Who is not familiar with the inner voice that says, “I’m tired, today resting would sure be nice”?But running.COACH is telling me to do a 60 minute tempo run. The dutiful runner laces up her shoes and goes out to run the workout regardless. Few others actually listen to their bodies, lie down and take the day off. Maybe those mindful runners are thinking of Alberto Salazar, the winner of the New York City and Boston marathons in 1980, 1981, and 1982. When asked the question about the key to his success, he stated, “My problem was that I was training too hard”. Thus, he built in, on a regular basis, a complete rest day that allowed him to improve his performances.
Sometimes less is more. We should take this to heart. In particular, if it is not the ‘lazy guy’who just doesn’t want to train, but the “true” inner voice. Training and relaxation go together like the tides. Only when one has recovered from a workout, is it time for the next training session. At times this can take longer than normal. Sometimes the last workout was more stressful than usual, or that last training session just was not productive, or there was little time for sleep or rest since the last workout. Whatever the reason, it’s smart to listen to your body.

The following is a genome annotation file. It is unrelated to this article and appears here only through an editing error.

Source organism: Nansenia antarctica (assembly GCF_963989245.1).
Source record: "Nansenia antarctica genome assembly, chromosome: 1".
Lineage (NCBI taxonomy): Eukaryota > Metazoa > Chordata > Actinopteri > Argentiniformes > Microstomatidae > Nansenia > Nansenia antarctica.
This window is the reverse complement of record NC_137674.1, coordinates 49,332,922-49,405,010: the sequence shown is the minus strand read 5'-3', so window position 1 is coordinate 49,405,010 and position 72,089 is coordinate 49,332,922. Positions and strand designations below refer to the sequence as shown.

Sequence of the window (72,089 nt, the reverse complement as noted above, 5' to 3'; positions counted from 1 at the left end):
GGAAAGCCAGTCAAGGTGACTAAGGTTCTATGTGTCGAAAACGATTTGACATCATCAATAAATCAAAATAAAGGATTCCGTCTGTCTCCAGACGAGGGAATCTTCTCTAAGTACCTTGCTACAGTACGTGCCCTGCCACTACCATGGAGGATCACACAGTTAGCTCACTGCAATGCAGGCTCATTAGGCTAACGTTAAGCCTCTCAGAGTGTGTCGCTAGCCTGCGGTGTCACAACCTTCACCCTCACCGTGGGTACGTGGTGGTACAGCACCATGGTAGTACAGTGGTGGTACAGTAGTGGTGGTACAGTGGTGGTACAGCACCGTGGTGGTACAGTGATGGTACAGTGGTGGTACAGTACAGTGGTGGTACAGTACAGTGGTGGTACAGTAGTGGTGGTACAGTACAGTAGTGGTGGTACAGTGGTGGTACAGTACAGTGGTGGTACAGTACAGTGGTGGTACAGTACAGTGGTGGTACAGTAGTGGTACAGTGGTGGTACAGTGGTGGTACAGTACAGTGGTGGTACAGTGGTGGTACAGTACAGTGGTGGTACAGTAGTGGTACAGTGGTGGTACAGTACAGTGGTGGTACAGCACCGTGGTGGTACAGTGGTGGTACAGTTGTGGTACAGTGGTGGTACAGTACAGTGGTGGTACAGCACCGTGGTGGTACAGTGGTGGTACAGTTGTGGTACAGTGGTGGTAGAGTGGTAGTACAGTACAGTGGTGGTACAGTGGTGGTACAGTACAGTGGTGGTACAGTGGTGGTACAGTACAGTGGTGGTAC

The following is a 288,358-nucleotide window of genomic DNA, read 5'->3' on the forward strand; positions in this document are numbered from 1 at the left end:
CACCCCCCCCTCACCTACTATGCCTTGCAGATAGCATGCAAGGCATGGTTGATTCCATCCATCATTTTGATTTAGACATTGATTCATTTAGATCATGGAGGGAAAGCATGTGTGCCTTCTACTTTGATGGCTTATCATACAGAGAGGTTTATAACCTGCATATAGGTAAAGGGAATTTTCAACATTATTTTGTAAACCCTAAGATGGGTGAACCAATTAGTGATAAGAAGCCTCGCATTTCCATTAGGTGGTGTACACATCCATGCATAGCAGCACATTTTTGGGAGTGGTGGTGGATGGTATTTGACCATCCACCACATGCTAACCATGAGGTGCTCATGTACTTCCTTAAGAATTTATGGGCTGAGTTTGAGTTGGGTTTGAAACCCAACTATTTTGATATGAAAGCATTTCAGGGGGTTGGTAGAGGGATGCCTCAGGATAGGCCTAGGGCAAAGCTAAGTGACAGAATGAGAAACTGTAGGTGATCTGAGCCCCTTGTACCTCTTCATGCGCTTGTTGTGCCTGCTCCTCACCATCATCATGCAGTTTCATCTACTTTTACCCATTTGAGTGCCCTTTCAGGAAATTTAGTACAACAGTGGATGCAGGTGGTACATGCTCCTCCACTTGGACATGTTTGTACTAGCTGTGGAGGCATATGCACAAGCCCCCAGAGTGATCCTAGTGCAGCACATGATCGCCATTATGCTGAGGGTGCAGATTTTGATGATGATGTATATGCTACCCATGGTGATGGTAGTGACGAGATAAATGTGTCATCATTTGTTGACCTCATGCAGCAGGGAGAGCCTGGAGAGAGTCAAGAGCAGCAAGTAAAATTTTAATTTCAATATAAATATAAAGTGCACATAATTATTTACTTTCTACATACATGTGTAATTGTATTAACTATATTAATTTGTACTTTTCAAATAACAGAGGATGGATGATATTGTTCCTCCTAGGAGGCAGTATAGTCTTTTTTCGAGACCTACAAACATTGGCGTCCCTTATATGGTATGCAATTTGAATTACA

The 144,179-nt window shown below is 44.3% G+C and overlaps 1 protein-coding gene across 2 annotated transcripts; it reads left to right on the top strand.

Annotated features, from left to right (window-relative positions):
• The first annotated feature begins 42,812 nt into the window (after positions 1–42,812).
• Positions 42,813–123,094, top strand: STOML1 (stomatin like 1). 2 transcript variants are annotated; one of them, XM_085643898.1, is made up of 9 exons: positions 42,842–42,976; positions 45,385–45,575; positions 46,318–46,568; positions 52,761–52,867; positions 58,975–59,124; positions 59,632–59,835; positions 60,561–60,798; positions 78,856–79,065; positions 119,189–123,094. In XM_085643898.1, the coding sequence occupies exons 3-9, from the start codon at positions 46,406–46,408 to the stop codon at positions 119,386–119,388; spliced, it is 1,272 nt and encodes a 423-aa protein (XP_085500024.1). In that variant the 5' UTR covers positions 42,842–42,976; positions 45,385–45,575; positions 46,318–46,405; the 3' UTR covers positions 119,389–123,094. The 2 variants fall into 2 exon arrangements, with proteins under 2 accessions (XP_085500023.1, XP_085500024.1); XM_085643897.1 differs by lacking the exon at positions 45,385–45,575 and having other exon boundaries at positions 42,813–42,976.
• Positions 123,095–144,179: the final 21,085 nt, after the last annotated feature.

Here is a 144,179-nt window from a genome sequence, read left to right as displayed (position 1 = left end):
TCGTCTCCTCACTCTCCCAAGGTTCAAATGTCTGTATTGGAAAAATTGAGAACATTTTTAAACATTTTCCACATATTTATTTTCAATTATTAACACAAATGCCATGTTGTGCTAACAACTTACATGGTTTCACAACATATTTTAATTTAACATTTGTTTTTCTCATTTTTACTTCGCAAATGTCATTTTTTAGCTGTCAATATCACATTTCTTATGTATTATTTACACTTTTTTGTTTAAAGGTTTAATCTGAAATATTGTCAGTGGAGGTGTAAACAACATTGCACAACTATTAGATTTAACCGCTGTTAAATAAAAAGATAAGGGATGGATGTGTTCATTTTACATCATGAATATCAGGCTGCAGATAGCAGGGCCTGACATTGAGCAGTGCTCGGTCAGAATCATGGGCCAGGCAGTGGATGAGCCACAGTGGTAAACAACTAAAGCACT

Here are my tips for you:
- Rest and recovery is also training. Resting exclusively is not training 🙂
- When looking at today’s workout, consider your current professional or family demands, social environment, and, above all else, your internal voice.
- After a rest day, your motivation is usually much greater than before the rest day.
- Exercising in an alternative sport (Biking, Swimming, Nordic Skiing) adds variety and additional motivation for running.
by Valentin Belz
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